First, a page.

(List->String) Why isn't it working? 
Author Message
 (List->String) Why isn't it working?

Why doesn't this work?

(define z (list 1 2 3))
(list->string z)

I want to convert a list to a string and I get an error saying that it
expects a Character. What's going on?

--
Johnny Ooi. Aliases: Loopy, Tuxedo Mask, Quote Master.....

WWW             : http://www.*-*-*.com/ ~jjyooi/
ICQ No          : 6155774

"Stay sane guys!"

===============================================================



Tue, 19 Mar 2002 03:00:00 GMT  
 (List->String) Why isn't it working?


Quote:
>Why doesn't this work?

>(define z (list 1 2 3))
>(list->string z)

>I want to convert a list to a string and I get an error saying that it
>expects a Character. What's going on?

From R5RS: "List->string returns a newly allocated string formed from
the characters in the list list, which must be a list of characters."
                                       ^^^^^^^^^^^^^^^^^^^^^^^^^^^^

1, 2, and 3 are numbers, not characters.  You need to do:

(define z (list #\1 #\2 #\3))
(list->string z) => "123"

Or you could do:

(list->string (map (lambda (num) (string-ref (number->string num) 0))
                   z))

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Tue, 19 Mar 2002 03:00:00 GMT  
 (List->String) Why isn't it working?

Quote:
>Why doesn't this work?

>(define z (list 1 2 3))
>(list->string z)

>I want to convert a list to a string and I get an error saying that it
>expects a Character. What's going on?

I don't understand what you expect. Do you expect it to return the text
string "1 2 3"? That's not what list->string does.

list->string takes a list of characters (integers are not characters) and
returns a text string composed of those characters. For example:

    (string->list "foo")

will give you a list consisting of the characters f, o, and o; and
list->string can turn that list back into the string "foo".

If you're trying to get "1 2 3" out of '(1 2 3), then you may find the
function number->string to be helpful, though you'll still have to figure
out how to apply it to each integer in the list, then concatenate the
strings with spaces inserted between them. Since this is the right time
of year for homework assignments, I think I'll leave it at that...

Craig



Tue, 19 Mar 2002 03:00:00 GMT  
 (List->String) Why isn't it working?

Quote:


> >Why doesn't this work?

> >(define z (list 1 2 3))
> >(list->string z)

> >I want to convert a list to a string and I get an error saying that it
> >expects a Character. What's going on?

> From R5RS: "List->string returns a newly allocated string formed from
> the characters in the list list, which must be a list of characters."
    ...
> Or you could do:

> (list->string (map (lambda (num) (string-ref (number->string num) 0))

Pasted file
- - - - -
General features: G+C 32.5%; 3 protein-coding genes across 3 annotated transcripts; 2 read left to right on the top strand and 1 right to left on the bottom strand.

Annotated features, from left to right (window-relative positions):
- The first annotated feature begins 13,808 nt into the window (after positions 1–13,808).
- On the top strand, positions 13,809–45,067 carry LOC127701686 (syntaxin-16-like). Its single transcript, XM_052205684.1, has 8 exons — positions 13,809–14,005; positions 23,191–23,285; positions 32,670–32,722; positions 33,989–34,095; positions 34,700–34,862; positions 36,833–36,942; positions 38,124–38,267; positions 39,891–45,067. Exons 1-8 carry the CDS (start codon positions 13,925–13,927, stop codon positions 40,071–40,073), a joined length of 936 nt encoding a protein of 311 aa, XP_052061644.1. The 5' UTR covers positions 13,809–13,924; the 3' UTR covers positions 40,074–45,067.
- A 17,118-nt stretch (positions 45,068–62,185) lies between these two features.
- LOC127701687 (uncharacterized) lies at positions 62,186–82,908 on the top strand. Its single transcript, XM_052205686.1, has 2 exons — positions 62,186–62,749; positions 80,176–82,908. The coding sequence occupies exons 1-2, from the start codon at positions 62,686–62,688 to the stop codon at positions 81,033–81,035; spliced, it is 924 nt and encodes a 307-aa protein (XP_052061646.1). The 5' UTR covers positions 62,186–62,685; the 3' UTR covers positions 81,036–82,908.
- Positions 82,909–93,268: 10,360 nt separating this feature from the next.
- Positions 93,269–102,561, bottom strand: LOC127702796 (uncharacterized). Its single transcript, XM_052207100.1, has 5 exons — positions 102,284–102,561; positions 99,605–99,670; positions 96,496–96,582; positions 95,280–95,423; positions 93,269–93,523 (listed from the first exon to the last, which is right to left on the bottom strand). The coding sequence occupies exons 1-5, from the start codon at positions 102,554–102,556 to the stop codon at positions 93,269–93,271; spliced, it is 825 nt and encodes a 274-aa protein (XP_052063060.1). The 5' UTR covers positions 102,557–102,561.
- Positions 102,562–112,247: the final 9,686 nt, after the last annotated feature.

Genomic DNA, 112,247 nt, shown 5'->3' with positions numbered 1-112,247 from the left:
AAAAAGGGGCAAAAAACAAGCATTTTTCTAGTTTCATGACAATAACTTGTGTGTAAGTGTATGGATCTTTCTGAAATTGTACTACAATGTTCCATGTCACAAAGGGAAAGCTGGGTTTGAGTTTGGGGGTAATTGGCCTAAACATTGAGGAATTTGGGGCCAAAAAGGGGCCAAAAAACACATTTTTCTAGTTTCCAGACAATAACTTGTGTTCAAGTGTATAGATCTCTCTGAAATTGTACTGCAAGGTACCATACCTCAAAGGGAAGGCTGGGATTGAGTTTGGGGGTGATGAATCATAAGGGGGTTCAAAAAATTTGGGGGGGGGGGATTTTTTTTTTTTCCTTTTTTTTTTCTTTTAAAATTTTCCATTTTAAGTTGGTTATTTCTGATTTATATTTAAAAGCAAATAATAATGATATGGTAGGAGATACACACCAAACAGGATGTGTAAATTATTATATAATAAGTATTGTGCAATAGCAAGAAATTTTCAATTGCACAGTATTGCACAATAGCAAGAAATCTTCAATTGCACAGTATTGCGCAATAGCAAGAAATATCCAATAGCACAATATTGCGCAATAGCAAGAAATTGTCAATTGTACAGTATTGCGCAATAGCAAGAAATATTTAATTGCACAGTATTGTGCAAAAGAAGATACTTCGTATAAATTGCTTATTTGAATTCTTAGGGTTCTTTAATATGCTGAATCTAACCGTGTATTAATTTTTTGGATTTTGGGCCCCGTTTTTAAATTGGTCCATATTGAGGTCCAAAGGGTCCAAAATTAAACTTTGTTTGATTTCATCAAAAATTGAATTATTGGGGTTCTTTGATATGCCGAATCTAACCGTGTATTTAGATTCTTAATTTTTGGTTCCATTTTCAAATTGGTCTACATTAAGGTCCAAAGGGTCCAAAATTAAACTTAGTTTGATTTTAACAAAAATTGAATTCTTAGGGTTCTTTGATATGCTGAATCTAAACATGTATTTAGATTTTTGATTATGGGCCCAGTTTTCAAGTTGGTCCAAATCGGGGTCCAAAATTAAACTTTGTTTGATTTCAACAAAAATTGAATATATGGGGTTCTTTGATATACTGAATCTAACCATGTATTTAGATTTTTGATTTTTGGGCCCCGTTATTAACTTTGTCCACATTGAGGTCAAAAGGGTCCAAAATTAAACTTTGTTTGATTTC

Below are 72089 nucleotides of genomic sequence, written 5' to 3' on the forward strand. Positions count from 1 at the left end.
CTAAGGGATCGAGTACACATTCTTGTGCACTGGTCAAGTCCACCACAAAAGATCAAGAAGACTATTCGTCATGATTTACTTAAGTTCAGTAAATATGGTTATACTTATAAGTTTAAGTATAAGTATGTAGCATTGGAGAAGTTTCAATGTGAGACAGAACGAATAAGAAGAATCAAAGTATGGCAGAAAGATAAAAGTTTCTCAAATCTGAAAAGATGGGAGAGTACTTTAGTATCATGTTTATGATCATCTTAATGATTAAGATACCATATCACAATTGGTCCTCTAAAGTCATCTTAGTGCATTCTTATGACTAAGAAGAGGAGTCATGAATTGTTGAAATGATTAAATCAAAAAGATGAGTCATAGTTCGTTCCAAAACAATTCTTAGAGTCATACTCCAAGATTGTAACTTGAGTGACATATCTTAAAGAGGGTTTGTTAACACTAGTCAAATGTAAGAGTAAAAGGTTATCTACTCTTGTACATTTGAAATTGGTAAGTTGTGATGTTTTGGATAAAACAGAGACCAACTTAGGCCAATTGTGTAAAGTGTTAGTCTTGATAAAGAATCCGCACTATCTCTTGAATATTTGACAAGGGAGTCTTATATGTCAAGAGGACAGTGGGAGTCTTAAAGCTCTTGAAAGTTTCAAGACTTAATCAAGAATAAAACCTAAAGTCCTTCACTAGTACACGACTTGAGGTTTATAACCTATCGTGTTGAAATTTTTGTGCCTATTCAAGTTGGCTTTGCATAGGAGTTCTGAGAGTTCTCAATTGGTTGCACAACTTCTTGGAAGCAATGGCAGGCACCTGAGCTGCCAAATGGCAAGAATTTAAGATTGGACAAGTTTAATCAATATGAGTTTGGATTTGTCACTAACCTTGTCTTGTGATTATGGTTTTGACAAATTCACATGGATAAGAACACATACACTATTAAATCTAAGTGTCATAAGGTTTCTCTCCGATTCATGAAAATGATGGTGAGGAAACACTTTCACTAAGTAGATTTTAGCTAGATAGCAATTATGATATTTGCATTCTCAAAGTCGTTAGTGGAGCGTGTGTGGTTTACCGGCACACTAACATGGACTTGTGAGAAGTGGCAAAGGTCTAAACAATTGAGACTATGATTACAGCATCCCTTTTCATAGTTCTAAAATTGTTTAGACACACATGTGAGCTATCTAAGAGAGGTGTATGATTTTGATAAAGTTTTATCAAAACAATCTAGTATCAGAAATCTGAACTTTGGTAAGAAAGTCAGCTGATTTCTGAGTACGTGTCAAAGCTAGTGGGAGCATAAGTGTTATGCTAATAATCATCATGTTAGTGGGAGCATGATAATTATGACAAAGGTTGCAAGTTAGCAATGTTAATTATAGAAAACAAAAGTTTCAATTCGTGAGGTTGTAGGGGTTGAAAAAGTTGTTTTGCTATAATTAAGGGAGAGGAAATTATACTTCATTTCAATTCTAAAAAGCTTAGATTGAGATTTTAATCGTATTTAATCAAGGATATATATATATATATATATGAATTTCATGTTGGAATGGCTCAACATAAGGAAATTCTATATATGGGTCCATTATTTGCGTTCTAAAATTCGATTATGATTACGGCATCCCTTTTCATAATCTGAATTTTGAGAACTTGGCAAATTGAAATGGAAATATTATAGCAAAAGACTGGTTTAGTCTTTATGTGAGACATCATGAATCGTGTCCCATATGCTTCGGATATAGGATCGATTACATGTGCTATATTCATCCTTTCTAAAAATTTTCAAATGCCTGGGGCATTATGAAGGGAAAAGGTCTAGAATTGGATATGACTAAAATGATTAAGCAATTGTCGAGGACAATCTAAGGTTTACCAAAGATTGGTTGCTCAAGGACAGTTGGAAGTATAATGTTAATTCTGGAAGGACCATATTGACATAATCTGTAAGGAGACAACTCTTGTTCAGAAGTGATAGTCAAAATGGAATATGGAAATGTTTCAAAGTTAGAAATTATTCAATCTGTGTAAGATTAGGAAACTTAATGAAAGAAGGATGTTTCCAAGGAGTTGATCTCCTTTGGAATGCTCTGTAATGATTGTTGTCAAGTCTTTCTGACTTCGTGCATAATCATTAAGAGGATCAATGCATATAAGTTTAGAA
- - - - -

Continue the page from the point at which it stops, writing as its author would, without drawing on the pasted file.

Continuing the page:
>                    z))

Or     (apply string-append (map number->string z))

--

Programmer in Chief, Free Computer Shop <http://www.free-comp-shop.com>
         ---  Food, Shelter, Source code.  ---



Tue, 19 Mar 2002 03:00:00 GMT  
 (List->String) Why isn't it working?

Quote:



> > >Why doesn't this work?

> > >(define z (list 1 2 3))
> > >(list->string z)

> > >I want to convert a list to a string and I get an error saying that it
> > >expects a Character. What's going on?

> > From R5RS: "List->string returns a newly allocated string formed from
> > the characters in the list list, which must be a list of characters."
>     ...
> > Or you could do:

> > (list->string (map (lambda (num) (string-ref (number->string num) 0))
> >                    z))

> Or     (apply string-append (map number->string z))

OIC... I understand now. So if instead of

(define z (list 1 2 3))
(list->string z)

I did something like:

(define z (list #\1 #\2 #\3))
(list->string z)

Would that work?

--
Johnny Ooi. Aliases: Loopy, Tuxedo Mask, Quote Master.....

WWW             : http://www.dcs.qmw.ac.uk/~jjyooi/
ICQ No          : 6155774

"Stay sane guys!"

===============================================================



Fri, 22 Mar 2002 03:00:00 GMT  
 (List->String) Why isn't it working?

Quote:
> If I did something like:

> (define z (list #\1 #\2 #\3))
> (list->string z)

> Would that work?

Wouldn't it be quicker to type that into your Scheme
system and get the answer immediately?

--

Programmer in Chief, Free Computer Shop <http://www.free-comp-shop.com>
         ---  Food, Shelter, Source code.  ---



Fri, 22 Mar 2002 03:00:00 GMT  
 (List->String) Why isn't it working?
I was hoping I could pass a standard list like "list 1 2 3" and convert
that to a string, but now I know otherwise....

Quote:


> > If I did something like:

> > (define z (list #\1 #\2 #\3))
> > (list->string z)

> > Would that work?

> Wouldn't it be quicker to type that into your Scheme
> system and get the answer immediately?

> --

> Programmer in Chief, Free Computer Shop <http://www.free-comp-shop.com>
>          ---  Food, Shelter, Source code.  ---

--
Johnny Ooi. Aliases: Loopy, Tuxedo Mask, Quote Master.....

WWW             : http://www.dcs.qmw.ac.uk/~jjyooi/
ICQ No          : 6155774

"Stay sane guys!"

===============================================================



Sun, 24 Mar 2002 03:00:00 GMT  
 
 [ 7 post ] 

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